CVS Pharmacy fined $535K for filling invalid prescriptions: DOJ

by NCN Health And Science Team Posted on April 17th, 2019

Providence, Rhode Island: CVS Pharmacy reached a settlement Tuesday over allegations its stores in Rhode Island filled invalid prescriptions for Percocet. Pharmacy chain CVS Pharmacy, Inc. has agreed to pay $535,000 to resolve the United States’ allegations that several of its Rhode Island stores violated the federal Controlled Substances Act by filling invalid prescriptions, announced United States Attorney Aaron L. Weisman and Brian D. Boyle, Special Agent in Charge of the Drug Enforcement Administration’s New England Field Division.

The settlement caps an investigation by the United States Attorney’s Office for the District of Rhode Island and the DEA Office of Diversion Control of CVS’ conduct at several of its Rhode Island retail pharmacy locations in filling prescriptions for controlled substances with a high potential for abuse. Under the Controlled Substances Act and its implementing regulations, substances such as painkillers and opioids can only be prescribed for legitimate medical purposes by a physician. The law, however, also places a “corresponding responsibility” on the pharmacist filling the prescription to ensure that the prescription is valid and legal.

In this case, the United States alleged that CVS retail pharmacies in Rhode Island filled thirty-nine prescriptions for Percocet, a Schedule II narcotic, that CVS pharmacists had reason to know were forged.

Under the terms of this civil resolution, CVS will pay a civil penalty of $535,000 for its alleged conduct in the State of Rhode Island. CVS, while acknowledging that its pharmacists bear a corresponding responsibility under the Controlled Substances Act, has denied wrongdoing in this case.

United States Attorney Aaron L. Weisman commented, “This settlement demonstrates that the Department of Justice remains committed to using all the legal tools at its disposal to ensure that everyone in the chain of controlled substance distribution — from physicians to pharmacists — abides by the strict requirements of the law.”

“DEA registrants like CVS have a corresponding responsibility to dispense controlled substances in accordance with the Controlled Substance Act,” said DEA Special Agent in Charge Brian D. Boyle. “Pharmacies put patients at risk when they dispense Schedule II narcotics, which have the highest potential for abuse, without a valid and legal prescription. Today’s settlement demonstrates DEA’s commitment to work with our law enforcement and regulatory partners to ensure that these rules and regulations are followed.”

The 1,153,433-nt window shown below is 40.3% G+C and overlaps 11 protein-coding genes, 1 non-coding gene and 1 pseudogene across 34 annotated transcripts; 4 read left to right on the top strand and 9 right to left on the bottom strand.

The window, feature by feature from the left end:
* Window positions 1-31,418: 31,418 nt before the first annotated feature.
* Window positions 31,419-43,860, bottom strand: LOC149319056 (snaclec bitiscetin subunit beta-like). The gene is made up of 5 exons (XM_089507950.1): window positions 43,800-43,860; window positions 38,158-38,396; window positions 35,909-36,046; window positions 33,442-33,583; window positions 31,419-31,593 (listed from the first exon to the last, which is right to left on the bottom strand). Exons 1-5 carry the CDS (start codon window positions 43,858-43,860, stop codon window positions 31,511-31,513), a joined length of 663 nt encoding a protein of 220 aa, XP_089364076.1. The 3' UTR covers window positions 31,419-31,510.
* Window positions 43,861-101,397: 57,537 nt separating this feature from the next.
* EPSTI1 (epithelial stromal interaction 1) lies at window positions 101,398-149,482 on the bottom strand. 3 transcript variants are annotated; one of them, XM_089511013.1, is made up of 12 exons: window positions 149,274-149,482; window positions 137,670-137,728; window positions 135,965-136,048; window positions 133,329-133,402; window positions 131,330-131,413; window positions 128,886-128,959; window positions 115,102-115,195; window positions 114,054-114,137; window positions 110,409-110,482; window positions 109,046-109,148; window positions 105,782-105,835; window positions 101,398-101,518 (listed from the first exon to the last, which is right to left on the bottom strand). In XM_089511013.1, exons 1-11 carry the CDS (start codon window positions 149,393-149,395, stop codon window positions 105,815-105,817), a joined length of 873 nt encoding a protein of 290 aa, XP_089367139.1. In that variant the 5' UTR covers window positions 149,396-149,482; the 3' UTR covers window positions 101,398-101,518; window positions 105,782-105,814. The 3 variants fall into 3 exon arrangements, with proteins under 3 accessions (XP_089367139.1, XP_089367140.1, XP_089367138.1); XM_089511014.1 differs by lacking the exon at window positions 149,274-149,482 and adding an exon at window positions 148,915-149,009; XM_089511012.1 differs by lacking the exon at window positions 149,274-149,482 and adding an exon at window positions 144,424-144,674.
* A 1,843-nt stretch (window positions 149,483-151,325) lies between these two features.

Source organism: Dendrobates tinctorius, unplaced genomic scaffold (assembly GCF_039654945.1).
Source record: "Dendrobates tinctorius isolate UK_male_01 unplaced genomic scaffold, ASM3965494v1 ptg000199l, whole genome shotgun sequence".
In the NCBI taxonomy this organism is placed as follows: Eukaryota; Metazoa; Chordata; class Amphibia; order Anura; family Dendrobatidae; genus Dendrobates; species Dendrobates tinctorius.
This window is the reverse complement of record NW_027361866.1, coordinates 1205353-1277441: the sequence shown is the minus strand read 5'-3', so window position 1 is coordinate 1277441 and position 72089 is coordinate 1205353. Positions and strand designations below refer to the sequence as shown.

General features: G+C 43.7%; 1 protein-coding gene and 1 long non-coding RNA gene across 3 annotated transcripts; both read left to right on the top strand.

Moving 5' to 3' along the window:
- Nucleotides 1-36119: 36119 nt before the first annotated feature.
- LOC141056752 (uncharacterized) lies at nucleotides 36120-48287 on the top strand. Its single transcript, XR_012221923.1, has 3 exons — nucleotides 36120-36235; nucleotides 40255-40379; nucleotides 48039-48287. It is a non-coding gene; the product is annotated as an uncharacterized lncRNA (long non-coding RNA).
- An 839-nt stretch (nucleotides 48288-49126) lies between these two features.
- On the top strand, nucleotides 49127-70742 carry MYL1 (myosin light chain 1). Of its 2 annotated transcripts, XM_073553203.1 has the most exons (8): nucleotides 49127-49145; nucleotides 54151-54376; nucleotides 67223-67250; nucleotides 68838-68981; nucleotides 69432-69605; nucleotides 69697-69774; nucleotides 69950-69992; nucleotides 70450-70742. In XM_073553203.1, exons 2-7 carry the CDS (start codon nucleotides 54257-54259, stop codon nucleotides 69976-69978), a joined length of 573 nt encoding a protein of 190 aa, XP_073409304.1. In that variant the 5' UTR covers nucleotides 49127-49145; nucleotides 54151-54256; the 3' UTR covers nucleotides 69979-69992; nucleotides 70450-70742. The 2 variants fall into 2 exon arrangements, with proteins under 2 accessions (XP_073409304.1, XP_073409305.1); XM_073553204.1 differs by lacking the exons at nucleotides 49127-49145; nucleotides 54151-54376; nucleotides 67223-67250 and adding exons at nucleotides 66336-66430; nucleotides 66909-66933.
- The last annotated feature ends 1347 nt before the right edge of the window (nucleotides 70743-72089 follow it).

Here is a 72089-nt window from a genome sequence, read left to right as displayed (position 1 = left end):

This matter was litigated by Assistant U.S. Attorney Richard Myrus.

The pharmacy chain agreed to pay $535,000 to settle allegations the stores violated the federal Controlled Substances Act by filling 39 prescriptions for Percocet, a Schedule II narcotic, that its pharmacists had reason to know were forged, the U.S. Attorney’s Office for the District of Rhode Island said in a statement.

The settlement puts an end to an investigation by the the Department of Justice and the Drug Enforcement Agency’s Office of Diversion Control into allegations CVS’ Rhode Island pharmacies filled prescriptions for controlled substances with high potential for abuse.

“This settlement demonstrates that the Department of Justice remains committed to using all the legal tools at its disposal to ensure that everyone in the chain of controlled substance distribution — from physicians to pharmacists — abides by strict requirements of the law,” U.S. Attorney for the District of Rhode Island Aaron Weisman said.

In addition to paying the civil penalty, CVS acknowledged its pharmacists bear a “corresponding responsibility” to ensure the prescription is valid and legal under the Controlled Substances Act, but denied any wrongdoing in the case.

“DEA registrants like CVS have a corresponding responsibility to dispense controlled substances in accordance with the Controlled Substance Act,” DEA Special Agent in Charge Brian D. Boyle said. “Pharmacies put patients at risk when they dispense Schedule II narcotics, which have the highest potential for abuse, without a valid and legal prescription.”

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